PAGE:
Surrounded as we are by environmental awareness, I find myself re-examining things I've long taken for granted. For example, when I buy a box of rice, does it really need to have a package inside an empty box - wouldn't the package have been enough? I'm not a huge fan of junk mail, either - most of it goes straight into the recycling bin, though my wife has been doing most of her Christmas, birthday, etc., shopping through catalogs and loves them. The catalog companies are on to us, because I think we get every one under the sun.
A lot of people talk about ebooks being better for the environment - no trees killed, no paper wasted. I can't disagree with that argument; I'm a supporter of ebooks for a lot of reasons, but mostly because I believe we need to deliver our content in whatever format our readers want it.
But what of newspapers, magazines, and books? A lot of paper each year goes into the printing of these each year--and on recycling days, I see mounds and mounds of paper being recycled, including phone directories (does anyone use these any more, now that we have the Internet?).
As a society we have to decide where to put our resources, where our priorities lie. Call me a traditionalist, but I think that books are an excellent use of trees and paper. After all, for centuries they were one of the primary vehicles by which knowledge and research were transmitted - and they still are. I won't get into a defense of the printed book per se, because that's all been done before. What I'm getting at is more my belief that printed books, magazines, and newspapers are NOT wasteful. All of these printed items transmit knowledge, culture, entertainment - staples of our society, and of humanity.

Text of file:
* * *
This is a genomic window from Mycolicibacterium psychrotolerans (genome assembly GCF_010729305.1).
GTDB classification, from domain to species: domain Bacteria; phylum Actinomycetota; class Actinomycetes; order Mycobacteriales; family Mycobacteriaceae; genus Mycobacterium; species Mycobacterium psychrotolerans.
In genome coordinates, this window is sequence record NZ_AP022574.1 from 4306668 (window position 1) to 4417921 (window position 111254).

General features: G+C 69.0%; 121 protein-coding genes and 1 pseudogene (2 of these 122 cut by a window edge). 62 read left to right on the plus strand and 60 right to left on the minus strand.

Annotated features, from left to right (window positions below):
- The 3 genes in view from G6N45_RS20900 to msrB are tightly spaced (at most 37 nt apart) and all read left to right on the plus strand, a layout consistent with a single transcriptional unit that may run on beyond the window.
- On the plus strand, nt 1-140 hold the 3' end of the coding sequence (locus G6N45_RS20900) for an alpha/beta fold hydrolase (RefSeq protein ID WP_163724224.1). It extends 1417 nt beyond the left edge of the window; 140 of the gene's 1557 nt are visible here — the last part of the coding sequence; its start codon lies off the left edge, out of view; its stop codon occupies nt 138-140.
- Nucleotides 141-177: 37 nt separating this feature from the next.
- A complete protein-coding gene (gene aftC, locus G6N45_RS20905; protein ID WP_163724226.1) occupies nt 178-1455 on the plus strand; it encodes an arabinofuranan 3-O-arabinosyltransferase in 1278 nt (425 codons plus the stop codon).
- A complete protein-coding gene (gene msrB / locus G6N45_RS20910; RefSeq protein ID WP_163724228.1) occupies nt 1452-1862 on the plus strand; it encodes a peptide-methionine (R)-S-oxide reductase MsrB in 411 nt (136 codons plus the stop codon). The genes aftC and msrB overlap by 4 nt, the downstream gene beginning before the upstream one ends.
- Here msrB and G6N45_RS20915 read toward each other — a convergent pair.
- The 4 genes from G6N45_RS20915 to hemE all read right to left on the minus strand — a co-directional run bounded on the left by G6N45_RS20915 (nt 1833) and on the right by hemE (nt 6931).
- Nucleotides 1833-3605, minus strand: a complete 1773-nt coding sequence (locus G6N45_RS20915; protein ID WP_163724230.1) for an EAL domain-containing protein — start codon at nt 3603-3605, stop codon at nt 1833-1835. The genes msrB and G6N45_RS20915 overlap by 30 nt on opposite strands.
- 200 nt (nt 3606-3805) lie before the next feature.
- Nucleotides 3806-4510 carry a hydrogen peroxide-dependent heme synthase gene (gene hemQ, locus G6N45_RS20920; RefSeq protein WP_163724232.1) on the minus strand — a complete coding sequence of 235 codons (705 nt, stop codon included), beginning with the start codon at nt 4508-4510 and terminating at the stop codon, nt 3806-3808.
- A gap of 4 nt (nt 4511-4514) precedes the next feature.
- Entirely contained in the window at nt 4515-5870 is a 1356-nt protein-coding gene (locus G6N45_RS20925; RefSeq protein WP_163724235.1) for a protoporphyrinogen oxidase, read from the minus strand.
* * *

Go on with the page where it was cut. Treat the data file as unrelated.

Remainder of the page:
Books, when unwanted, are eminently recyclable - don't clog up landfills - and don't leave behind toxic poisons that contaminate the soil for decades or centuries. And, fortunately, trees are a renewable resource. If some (or many of them) need to chopped down so that we can keep printing books, then so be it - they have served an excellent purpose, and more trees will grow in their stead. (I say this as a proud and sustaining member of the Arbor Day Society.)
We need books - therefore we need the paper they are printed on. I'm not suggesting here that paper is not wasted (how many of us print out all the emails we get?), but rather that, in the final analysis, books are an excellent use of natural resources. Then again, how could I do my job and feel otherwise?